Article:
by DJ McIntyre
(Editor’s Note: The article below is the text of a speech that DJ presented at the Georgia Council of the Blind’s 2004 convention as part of the youth program.)
Having a visually impaired parent can be difficult, but there are rewards! When I began to realize that my mother was blind, it just seemed normal to me. She could walk, talk, hear, and basically accomplish everything she needs to do. Now when I see or meet a blind person, I know how to interact with them and how to lead them. For instance, you would never grab a blind person by the hand and drag them wherever they need to go. That would be rude. First, you introduce yourself, and then ask if they would like some help. Then you let them hold on to your elbow. They will generally use a very light touch and follow. They are very special people with very special characteristics. Blind people must be taught how to do many daily tasks. In residential school, blind people are taught some of the everyday skills that sighted people take for granted. For instance, they are taught how to cook, wash clothes, clean house, etc.
My mom is an amazing person. She has four children, homeschooled, and still has to keep up with the normal household responsibilities. Blind people have to learn how to be independent, a skill sighted people take for granted. My mom is not really that dependent on others. For example, Mom was given a Braille Lite M40, which she uses for email, storing e-books on and things that she will need to remember. She had to learn how to use it, but now she is very good at it. She can even use a compact flash card to store files.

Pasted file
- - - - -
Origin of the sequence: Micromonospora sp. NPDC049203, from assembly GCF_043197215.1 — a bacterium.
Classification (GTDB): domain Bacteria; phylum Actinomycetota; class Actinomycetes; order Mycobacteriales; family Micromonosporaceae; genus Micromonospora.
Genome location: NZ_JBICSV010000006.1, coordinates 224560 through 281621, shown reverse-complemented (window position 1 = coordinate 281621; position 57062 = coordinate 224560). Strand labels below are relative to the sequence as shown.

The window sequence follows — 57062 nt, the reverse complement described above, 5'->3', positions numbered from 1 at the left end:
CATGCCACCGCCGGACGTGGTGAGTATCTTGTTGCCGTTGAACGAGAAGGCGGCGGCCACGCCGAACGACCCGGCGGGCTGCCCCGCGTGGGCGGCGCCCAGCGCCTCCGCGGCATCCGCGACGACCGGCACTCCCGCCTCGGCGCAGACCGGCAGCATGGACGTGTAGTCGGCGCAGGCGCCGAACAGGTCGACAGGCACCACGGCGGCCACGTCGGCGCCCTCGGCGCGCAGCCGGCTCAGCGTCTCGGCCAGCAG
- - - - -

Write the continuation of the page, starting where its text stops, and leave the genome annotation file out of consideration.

We used to go to the MARTA station to take the train to the capital. It was Mom who taught us the stops. It was Mom who taught us when and where we needed to get off the bus. She also taught us which roads we needed to cross. And it was Mom who taught us about the bus routes. I loved being able to go anywhere the train or buses went. Sometimes Mom would call security and tell them at what stop we would need their assistance. When we got there and met the security guard, Mom would tell him where we needed to go, and they would lead us there. One time the security guard was on the wrong side and since all the trains were loading he walked through every train to get to us. I thought that was very funny!! I am thankful that security was willing to help us. We would even take the bus to go to the doctor’s office.